Religion was the motivating factor in 9% of recorded hate crimes in the year to March, while race was the factor in 76% (71,251 incidents). Sexual orientation was a factor in 12% of incidents (11,638), disability in 8% (7,226), and transgender in 2% (1,651).

Findings from the separate Crime Survey for England and Wales, which tracks the public's experience of crime, indicate a drop of 40% in hate crime incidents in the past decade. These figures are unaffected by changes in reporting rates or police activity, and they do not include crimes against businesses or households on short lets such as care homes.

The shadow home secretary, Diane Abbott, said: "The fact that hate crime has more than doubled in the last five years must serve as an urgent wake-up call. We must stand up to hatred and discrimination wherever it is found.

"The Tories promised to tackle burning injustices but they are clearly not tackling the injustice of people being attacked simply because of their religion, sexuality, the colour of their skin or their disability."

The MP David Lammy, who is part of the pro-Europe Best for Britain campaign, blamed the rise in hate crime on the rhetoric of Brexiters. "The extent to which hate crimes have risen in recent years is shameful. It comes from the very top. Divisive, xenophobic rhetoric from politicians and leaders trickles down into abuse and violence on our streets," he said.

"It is no surprise that Islamophobic attacks on Muslim women who wear veils rose in the days following Boris Johnson's 'letterbox' insult. Similarly, it is no coincidence that the type of anti-immigrant language used by some mainstream politicians has corresponded with spikes in hate crimes."

Separate figures released by the Crown Prosecution Service on Tuesday showed courts giving tougher sentences in most hate crime cases. In the year to March, prosecutors successfully applied for uplifts in sentences in more than two-thirds of convictions, it found.

Chris Long, chief crown prosecutor and the CPS hate crime champion, said: "The continuing increase in the number of offenders who receive increased sentences is a testament to the work of the CPS in building the cases correctly and providing the courts with the information they need to sentence appropriately."

The figures come after officials announced a review of what constitutes a hate crime. The Law Commission will consider whether to include misogyny and misandry (prejudice against men) , as well as antagonism towards alternative lifestyles, such as goth subculture, as part of a broader definition of hate crime.

Announcing the review, the home secretary, Sajid Javid, said: "Hate crime goes directly against the longstanding British values of unity, tolerance and mutual respect, and I am committed to stamping this sickening behaviour out. Our refreshed action plan sets out how we will tackle the root causes of prejudice and racism, support hate crime victims and ensure offenders face the full force of the law."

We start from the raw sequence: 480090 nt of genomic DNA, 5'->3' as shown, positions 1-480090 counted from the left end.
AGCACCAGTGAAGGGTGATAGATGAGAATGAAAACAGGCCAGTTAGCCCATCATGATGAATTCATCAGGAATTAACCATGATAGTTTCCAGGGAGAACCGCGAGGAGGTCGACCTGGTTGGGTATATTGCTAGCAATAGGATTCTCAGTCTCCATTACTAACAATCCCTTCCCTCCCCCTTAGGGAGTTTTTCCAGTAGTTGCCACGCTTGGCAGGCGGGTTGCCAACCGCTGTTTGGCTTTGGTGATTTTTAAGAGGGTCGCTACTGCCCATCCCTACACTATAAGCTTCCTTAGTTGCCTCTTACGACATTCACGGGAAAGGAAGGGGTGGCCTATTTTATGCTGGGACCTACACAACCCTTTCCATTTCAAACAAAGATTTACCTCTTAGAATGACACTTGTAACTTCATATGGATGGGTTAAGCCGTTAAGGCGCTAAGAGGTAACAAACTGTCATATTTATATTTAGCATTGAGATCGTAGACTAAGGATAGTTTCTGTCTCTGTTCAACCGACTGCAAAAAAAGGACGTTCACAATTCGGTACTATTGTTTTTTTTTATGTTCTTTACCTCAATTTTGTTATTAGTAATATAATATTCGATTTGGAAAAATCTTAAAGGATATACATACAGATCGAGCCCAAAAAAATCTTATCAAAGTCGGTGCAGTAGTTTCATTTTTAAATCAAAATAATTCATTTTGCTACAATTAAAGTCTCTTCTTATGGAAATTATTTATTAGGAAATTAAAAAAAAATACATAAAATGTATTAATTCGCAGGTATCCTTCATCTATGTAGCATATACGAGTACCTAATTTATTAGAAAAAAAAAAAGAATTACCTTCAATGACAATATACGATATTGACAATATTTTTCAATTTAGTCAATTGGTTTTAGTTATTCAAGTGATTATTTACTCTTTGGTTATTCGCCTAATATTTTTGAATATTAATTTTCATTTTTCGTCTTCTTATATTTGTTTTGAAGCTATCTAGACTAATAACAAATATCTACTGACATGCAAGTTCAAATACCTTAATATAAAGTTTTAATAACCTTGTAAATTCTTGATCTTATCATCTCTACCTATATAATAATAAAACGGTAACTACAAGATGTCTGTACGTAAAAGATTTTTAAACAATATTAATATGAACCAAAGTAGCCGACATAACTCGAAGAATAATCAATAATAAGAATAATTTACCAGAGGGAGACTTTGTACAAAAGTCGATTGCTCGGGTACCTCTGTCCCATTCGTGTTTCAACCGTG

(Telegraph, dated 16th October 2018 author Ashley Kirk)

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Hate crime has surged across the country, new figures have revealed, with those directed at people because of their religious beliefs doubling since 2015.

Data from the Home Office has revealed that there were 94,098 hate crimes recorded by the police in England and Wales in 2017/18 - up by 17 per cent on the year before.

This annual increase rises to 40 per cent for religiously-aggravated hate crime, with crimes increasing from 5,949 to 8,336 in the last year alone. Since 2014/15, offences have soared 153 per cent from a total of 3,293.

The majority of these crimes - some 52 per cent - were directed at Muslims.

The Home Office noted that there were peaks in racially or religiously aggravated offences following terrorist attacks such as the Lee Rigby murder in July 2013 and the Westminster Bridge attack in March 2017.

A sharp increase was also seen in hate crime in June 2017 following terrorist attacks in May and June, leading to a peak of 6,042 offences in June 2017.

This is an average of over 200 a day.

This exceeded the previous peak of 5,605 offences, set in July 2016 - just after the result of the EU referendum campaign.

There were increases in all five of the centrally monitored strands of hate crime in the last year, continuing a five-year trend.

In the last year, race-based hate crime increased 14 per cent, while those based on sexual orientation increased 27 per cent, disability 30 per cent and transgender 32 per cent.

Where the perceived religion of the victim was recorded, 52 per cent of religious hate crime offences were targeted against Muslims - a total of 2,965 offences. 4.8 per cent of the population of England and Wales identified as Muslim, according to the 2011 census.

The Jewish community were the next most commonly targeted group, being targeted in 12 per cent of religious hate crimes.

Two thirds of religious hate crimes are directed at Muslims and Jews

Number and proportion of religious hat crimes recorded by the police, by the percieved target religion (2017/18). Source : Home Office

Muslim : 2,965
Jewish : 672
Christian : 264
No religion : 237
Sikh : 117
Hindu : 58
Buddhist : 19
Other : 311
Unknown : 1,174

Some 56 per cent of the hate crimes recorded by the police were for public order offences, while a further third were for violence against the person.

These accounted for the vast majority of hate crimes in 2017/18, although six per cent of offences were classified as either criminal damage or arson.

The police-recorded figures reveal that the number of hate crimes has more than doubled since 2012/13. An offence is classified as such when the victim considers it to be driven by hostility against their race, religion, sexual orientation, disability or transgender identity.